p. 57, The Tenth Girl

Nice psychology on the page, excellent imagery, and oh that little twist of being a flicker—both the act of careless dismissal, and the flicker of light that brings ghosts to mind.  Love it.

And things get worse. Angel goes to feed and sees that Yesi’s already being fed on. Like a buffet, the Others are swarming Yesi. It’s creepy as hell.  Good job, ghost story! You made my skin crawl.

We also see that the Others can steal the stolen energy from Angel, even as she’s stealing it from Yesi. It’s a whole horrible parasitic sort of creepiness. The chapter ends with Angel slipping into Mavi’s room to watch her sleep. There are suggestions that Angel knows Mavi’s future, but whether it’s just the near future of being fed on by spectral scavengers, or whether Angel actually knows Mavi’s personal history is not yet clear. Either way, Mavi, unlike poor Yesi, sleeps peacefully and unmolested.

Chapter five is hard on poor Mavi. It starts auspiciously enough–a well-laif banquet, sunlight, friendly faces of fellow teachers (and weirdos)–but it plummets quickly. On her problem-riddled arrival, a young man had looked out the window, seen her stranded outside, and sneered at her. Now, she learns that he is Domenico de Vaccaro, the spoiled son of the school’s owner, and that he’s even more horrible than she thought. His mother, Carmela, isn’t much better–abstractly menacing, superficially polite, and yet….

Here, we get the tenth girl of the title. Carmela tells Mavi she will have ten girls in class, but only nine arrive (nearly half an hour late, lacking all respect). When Mavi asks about the remaining girl, the nine girls tell mocking, contradictory stories about where the girl is: some rude, some violent, all unkind. Mavi gives up, more worried about another revelation: she was told the students were novice English speakers; instead, they’re at the same skill level she is. And she’s going to have to teach them. There’s another weird type of horror for you–the “oh god, my imposter syndrome is actually true!”

A bad start for Mavi, but a great chapter for me, reading this.

These few chapters in, and I have to say, I definitely enjoy Mavi’s chapters. She’s so sympathetic. I’m not sure how I feel about Angel, yet. Maybe it’s that Mavi’s fears and problems are so concrete: she needs this job, the students are trouble, the whole set up is trouble, yet she came from worse, so she won’t walk away. Mavi is the classic hero of the haunted house novel—the one who stays because they lack the resources to go elsewhere. Angel? She’s sympathetic, but also morally weak, and her world is much more shapeless than Mavi’s. A ghost world for a time ghost girl.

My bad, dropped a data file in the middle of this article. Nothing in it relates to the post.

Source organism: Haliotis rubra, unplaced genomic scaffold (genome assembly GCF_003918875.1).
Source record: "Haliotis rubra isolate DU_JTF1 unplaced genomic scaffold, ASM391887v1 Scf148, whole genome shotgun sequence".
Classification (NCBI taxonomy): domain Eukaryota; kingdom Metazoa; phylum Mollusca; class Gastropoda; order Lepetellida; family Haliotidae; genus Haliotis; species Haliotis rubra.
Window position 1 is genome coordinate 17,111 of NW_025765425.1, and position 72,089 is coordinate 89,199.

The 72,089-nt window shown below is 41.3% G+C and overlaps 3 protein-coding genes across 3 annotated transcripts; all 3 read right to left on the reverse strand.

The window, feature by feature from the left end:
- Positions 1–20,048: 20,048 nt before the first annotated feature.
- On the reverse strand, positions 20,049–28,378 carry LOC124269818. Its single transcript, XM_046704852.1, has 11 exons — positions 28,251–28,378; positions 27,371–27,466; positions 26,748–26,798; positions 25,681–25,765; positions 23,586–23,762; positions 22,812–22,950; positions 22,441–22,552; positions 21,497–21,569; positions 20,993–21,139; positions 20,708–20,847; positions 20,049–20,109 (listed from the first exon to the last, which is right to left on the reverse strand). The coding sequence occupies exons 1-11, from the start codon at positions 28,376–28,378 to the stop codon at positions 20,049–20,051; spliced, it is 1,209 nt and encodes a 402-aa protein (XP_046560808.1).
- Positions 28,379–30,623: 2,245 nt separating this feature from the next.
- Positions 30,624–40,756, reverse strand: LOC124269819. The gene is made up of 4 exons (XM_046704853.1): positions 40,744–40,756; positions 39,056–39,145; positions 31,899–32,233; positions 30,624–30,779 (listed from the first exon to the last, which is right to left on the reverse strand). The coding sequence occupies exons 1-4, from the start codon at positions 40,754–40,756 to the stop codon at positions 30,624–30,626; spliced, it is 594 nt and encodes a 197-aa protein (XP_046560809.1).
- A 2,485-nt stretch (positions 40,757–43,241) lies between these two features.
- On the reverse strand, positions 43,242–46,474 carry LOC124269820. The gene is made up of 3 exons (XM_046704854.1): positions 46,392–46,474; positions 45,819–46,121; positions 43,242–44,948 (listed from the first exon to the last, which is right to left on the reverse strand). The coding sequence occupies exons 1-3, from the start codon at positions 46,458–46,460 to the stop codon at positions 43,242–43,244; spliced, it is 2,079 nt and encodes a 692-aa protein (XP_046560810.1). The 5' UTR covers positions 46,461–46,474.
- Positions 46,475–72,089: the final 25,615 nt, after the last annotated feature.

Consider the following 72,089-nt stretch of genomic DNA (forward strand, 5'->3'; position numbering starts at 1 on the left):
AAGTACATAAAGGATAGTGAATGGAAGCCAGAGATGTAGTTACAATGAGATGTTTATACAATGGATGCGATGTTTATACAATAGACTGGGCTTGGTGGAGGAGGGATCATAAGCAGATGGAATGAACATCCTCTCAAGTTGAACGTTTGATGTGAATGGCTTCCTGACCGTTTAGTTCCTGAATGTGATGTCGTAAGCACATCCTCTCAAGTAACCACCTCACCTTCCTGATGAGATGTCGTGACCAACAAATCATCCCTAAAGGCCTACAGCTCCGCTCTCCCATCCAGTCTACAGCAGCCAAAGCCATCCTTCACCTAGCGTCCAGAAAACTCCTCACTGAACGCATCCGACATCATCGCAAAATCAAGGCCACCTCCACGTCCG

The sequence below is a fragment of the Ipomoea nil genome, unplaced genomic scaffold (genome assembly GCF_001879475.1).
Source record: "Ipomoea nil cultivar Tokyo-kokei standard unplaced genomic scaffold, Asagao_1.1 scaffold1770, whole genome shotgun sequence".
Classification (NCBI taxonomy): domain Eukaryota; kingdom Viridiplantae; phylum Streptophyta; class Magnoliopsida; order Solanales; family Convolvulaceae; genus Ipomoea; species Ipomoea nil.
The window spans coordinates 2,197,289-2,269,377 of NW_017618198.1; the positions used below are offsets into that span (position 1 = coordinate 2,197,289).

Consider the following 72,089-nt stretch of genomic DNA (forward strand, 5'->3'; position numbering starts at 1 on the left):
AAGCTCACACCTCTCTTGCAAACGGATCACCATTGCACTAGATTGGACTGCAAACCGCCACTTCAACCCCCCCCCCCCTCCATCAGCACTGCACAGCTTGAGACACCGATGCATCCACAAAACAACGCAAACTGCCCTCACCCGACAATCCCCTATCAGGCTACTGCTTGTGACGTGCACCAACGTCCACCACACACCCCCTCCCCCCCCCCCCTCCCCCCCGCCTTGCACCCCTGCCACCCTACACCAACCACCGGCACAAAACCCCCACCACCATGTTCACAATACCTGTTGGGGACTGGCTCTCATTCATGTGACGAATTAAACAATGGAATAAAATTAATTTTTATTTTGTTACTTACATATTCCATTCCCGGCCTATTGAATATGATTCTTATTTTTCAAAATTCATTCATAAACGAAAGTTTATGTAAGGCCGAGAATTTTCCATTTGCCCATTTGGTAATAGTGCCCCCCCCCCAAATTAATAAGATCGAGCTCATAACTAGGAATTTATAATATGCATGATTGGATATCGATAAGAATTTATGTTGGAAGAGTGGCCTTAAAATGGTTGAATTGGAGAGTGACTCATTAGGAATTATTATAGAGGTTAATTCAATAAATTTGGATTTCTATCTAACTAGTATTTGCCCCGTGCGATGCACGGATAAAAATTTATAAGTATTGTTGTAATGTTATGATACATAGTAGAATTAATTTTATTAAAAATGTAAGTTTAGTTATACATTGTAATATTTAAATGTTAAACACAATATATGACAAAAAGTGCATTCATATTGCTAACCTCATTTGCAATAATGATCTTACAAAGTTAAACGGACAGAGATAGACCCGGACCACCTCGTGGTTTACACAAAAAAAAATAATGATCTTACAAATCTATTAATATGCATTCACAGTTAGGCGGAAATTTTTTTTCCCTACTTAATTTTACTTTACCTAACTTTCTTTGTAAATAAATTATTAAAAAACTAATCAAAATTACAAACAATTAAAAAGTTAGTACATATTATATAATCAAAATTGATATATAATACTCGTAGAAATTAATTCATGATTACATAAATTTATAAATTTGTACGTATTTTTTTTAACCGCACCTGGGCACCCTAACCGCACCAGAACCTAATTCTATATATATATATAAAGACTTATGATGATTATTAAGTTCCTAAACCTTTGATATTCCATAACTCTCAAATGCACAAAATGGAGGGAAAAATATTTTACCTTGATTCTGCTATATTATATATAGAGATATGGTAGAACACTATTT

I am having some trouble keeping myself to a couple of chapters at a time. But I will persevere! For one thing, I’m really enjoying thinking about each chapter after reading it, instead of blindly rushing forward on a wave of story emotion.

Slow and Steady: Reading The Tenth Girl

One of the downsides of being an aggressively voracious reader is that you tend to read quickly. Words tend to flow in a certain way, after all, and so it’s too easy for me to grab the important bits of a sentence and move on. It’s not quite skimming, but it’s a lot like gulping a meal: you can lose the taste even if you still get the nutrition.

So I am going to experiment with deliberately slowing down. I have The Tenth Girl by Sara Faring in my hands. (thank you public library!) For whatever reason, I’ve been wanting to read this book for a while. But I am not going to read it in one sitting or even one day. I am going to read it a few chapters at a time–for one thing, the writing deserves it. For another, this book is going to be a different read than I expected. The blurb made it seem like a fairly straight-forward haunted house saga. It’s not.

To keep myself honest about not rushing through, I’m going to blog the chapters piecemeal.

There’s a prologue. I have mixed feelings about prologues. Sometimes they just feel like the equivalent of cold opens on formulaic tv shows. This is especially true of the serial killer thriller genre. I always skip those prologues. I also skip a lot of the YE OLDE EPIC FANTASY prologues where the events take place thousands of years before and involve a prophecy. I’m certain I’ll hear about them again.

But the prologue to The Tenth Girl is an elegant, enjoyable little snippet. Is it necessary? Not strictly so, I don’t think. It mostly just tells us that there’s a school that was shuttered and is now opening again. But it’s got lovely original feeling details – the giant-handed matriarch who eats a dozen raw eggs every morning, the school on a shelf of rock where ice fields meet salt mountains – it’s all evocative. And it’s short! I liked it, and it made me relax into the book. The author, it seems to say, knows what she’s doing with her words.